Do cats and rabbits get along?

Is it possible to have free ranging cat and rabbit under one roof? Cats are natural predators and in cat’s eyes, a rabbit is a prey. Rabbits will naturally view cats as a threat to their existence. Anyone wanting to have a cat and a rabbit for pets would always consider the prey-predator issue between these animals. The possibility that the cat would terrorize and kill the rabbit would dampen down the desire to get both animals as pets. Of course this would not happen is the rabbit is fully grown and the pet cat is just a kitten. However, cats and rabbits can get along. These animals can be good friends. Once properly introduced and socialized, rabbits can be seen sleeping with cats and cats can be seen grooming the bunnies.

The trick is to make the cat less predatory when it happens to meet the rabbit. It would also be necessary to acclimatize the rabbit so that it would not vault every time it notices the cat. Nothing would switch on a cat’s prey drive faster than the sight of a rabbit scampering for dear life. If you are a new owner of a rabbit how would you go about introducing the new pet to the resident cat? The pets must be introduced gradually. The fact that the cat would have the inclination to terrorize the rabbit is a big possibility. It would be best if the rabbit is confined in a cage while the cat is allowed to freely wander around the house. The cage should be large enough to allow the rabbit to do its usual antics. The cat will then get accustomed to the behavior of the rabbit. It would be helpful if the rabbit let out of the cage so that it would get accustomed to its new environment. However, while the cat has not yet accepted the rabbit it would be best to confine the cat in a cage so that it can watch the rabbit playing with its toys and getting familiar with the environment. Some owners take advantage of the ultrasensitive scenting abilities of cats. To introduce the scent of the rabbit to the cat, a cloth is rubbed on the rabbit’s body and then rubbed on the flanks of the cat. The process can be repeated with the scent of the cat introduced to the rabbit. This will speed up the cat’s acceptance of the rabbit and the rabbit will get accustomed to the smell of cat.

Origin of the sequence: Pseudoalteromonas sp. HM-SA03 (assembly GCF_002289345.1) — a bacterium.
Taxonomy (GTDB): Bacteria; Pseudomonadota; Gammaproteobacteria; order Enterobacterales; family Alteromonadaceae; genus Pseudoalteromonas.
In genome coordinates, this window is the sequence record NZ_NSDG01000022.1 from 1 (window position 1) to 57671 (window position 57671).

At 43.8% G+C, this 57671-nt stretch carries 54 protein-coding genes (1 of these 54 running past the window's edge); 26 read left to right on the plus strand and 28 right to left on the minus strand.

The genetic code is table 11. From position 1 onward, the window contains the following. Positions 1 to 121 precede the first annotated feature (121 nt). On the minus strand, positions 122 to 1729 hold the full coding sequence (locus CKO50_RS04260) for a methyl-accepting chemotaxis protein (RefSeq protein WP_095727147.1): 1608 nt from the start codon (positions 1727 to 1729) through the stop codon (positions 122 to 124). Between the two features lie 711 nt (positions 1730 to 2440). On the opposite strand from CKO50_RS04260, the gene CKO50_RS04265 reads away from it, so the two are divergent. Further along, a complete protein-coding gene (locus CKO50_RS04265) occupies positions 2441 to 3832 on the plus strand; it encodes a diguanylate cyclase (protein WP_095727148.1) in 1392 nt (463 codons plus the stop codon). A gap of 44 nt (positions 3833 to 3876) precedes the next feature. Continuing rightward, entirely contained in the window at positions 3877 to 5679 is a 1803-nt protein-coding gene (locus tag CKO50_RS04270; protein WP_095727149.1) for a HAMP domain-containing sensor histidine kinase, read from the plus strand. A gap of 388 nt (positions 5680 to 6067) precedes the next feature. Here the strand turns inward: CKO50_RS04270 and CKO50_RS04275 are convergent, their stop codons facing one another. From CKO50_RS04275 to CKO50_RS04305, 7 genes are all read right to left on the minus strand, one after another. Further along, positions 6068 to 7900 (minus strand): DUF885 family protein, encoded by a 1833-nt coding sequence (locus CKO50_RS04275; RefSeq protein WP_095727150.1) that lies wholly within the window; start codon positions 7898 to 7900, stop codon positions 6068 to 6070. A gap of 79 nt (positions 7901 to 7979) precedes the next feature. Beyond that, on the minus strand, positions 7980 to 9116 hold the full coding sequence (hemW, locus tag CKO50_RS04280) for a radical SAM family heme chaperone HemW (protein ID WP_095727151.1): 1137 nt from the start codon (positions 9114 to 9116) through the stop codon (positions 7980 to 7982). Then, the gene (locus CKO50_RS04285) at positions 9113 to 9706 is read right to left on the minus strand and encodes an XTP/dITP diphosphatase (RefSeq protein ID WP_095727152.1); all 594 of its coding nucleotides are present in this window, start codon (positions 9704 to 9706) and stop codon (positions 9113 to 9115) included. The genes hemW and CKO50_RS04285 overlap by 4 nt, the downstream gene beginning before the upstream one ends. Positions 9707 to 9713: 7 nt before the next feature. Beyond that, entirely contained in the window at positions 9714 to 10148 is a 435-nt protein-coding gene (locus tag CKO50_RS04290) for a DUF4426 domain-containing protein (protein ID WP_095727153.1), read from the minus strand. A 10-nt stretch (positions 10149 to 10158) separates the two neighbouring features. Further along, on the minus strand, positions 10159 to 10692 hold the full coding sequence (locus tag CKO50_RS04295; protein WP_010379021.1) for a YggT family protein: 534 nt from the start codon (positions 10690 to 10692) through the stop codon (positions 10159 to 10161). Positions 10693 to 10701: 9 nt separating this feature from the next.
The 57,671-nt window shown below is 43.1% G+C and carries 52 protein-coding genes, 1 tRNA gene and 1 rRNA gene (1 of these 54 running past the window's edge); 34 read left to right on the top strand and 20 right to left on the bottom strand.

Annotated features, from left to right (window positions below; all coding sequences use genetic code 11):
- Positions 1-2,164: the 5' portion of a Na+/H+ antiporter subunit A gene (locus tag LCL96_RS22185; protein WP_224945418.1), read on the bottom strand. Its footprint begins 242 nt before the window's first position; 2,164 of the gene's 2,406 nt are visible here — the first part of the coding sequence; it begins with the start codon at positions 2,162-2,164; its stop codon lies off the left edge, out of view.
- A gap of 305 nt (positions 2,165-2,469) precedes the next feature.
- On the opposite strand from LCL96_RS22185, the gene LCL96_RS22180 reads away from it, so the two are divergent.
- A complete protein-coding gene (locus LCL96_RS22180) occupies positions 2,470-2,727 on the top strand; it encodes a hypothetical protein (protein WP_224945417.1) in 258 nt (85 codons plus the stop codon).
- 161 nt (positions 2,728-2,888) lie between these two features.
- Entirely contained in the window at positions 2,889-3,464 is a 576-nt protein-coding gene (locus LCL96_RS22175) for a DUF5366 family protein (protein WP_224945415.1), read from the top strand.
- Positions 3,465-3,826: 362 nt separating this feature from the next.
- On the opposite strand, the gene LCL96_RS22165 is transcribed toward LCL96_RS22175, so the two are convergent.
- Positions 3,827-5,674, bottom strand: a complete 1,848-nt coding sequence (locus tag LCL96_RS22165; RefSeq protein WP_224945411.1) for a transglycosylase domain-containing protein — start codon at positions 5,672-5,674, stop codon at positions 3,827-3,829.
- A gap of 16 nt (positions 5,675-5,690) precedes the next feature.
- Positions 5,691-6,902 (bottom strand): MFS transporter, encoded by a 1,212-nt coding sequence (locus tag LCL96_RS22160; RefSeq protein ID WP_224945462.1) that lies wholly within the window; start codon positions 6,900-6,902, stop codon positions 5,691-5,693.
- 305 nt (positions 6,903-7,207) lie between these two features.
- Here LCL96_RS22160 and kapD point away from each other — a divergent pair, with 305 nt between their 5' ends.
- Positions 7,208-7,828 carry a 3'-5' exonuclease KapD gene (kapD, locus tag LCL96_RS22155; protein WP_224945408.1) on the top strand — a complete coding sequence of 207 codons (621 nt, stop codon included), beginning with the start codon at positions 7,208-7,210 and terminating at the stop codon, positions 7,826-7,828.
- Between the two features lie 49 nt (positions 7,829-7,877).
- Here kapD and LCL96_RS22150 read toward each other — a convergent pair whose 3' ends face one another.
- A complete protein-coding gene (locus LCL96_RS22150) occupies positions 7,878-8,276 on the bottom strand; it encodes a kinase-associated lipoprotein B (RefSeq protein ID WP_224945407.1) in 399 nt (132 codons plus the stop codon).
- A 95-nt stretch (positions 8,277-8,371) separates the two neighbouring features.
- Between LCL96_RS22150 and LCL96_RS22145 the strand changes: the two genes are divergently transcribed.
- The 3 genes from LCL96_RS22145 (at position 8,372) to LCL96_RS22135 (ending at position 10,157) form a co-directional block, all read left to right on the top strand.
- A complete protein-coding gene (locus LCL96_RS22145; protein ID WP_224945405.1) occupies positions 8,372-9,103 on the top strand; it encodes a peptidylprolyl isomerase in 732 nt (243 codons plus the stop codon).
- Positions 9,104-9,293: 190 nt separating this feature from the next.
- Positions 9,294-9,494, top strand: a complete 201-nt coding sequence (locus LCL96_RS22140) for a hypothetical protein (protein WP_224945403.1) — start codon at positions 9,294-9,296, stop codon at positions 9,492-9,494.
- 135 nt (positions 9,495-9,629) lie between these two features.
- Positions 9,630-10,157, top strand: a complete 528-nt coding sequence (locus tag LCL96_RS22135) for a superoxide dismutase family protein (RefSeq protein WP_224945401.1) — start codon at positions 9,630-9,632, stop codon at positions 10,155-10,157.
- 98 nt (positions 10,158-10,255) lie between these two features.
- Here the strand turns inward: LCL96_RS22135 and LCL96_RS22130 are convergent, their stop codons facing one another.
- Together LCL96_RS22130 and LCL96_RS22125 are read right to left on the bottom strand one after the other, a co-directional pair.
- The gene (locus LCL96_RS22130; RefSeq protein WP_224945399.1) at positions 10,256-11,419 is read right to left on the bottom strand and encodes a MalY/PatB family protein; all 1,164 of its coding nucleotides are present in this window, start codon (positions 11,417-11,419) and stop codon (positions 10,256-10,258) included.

Animals have different personalities. The getting acquainted period may only take days in some but would take weeks in others. Pet parents should not rush things to prevent unwanted situations from happening. When the pet appears to have accepted each other, they can be made to hang out in the same room but close supervision is necessary. The cat and the rabbit must be allowed to sniff each other and to work things out their way but the pet owner has to be in the same room to intervene if necessary.

Introducing a cat to a rabbit and vice versa cannot be done instantly. The pet parent needs to be patient and persistent as the animals cannot be forced to change their personalities. All the pet owner can do is to make sure that the dominant animal would not injure the weaker one. The pet parent has to create an environment where the pets can exist harmoniously. Cats and rabbits can get along…the predator can peaceably exist with the prey. For a pet owner that has successfully done the task, it would be very satisfying to see the pets sleeping and eating together and playing with each other.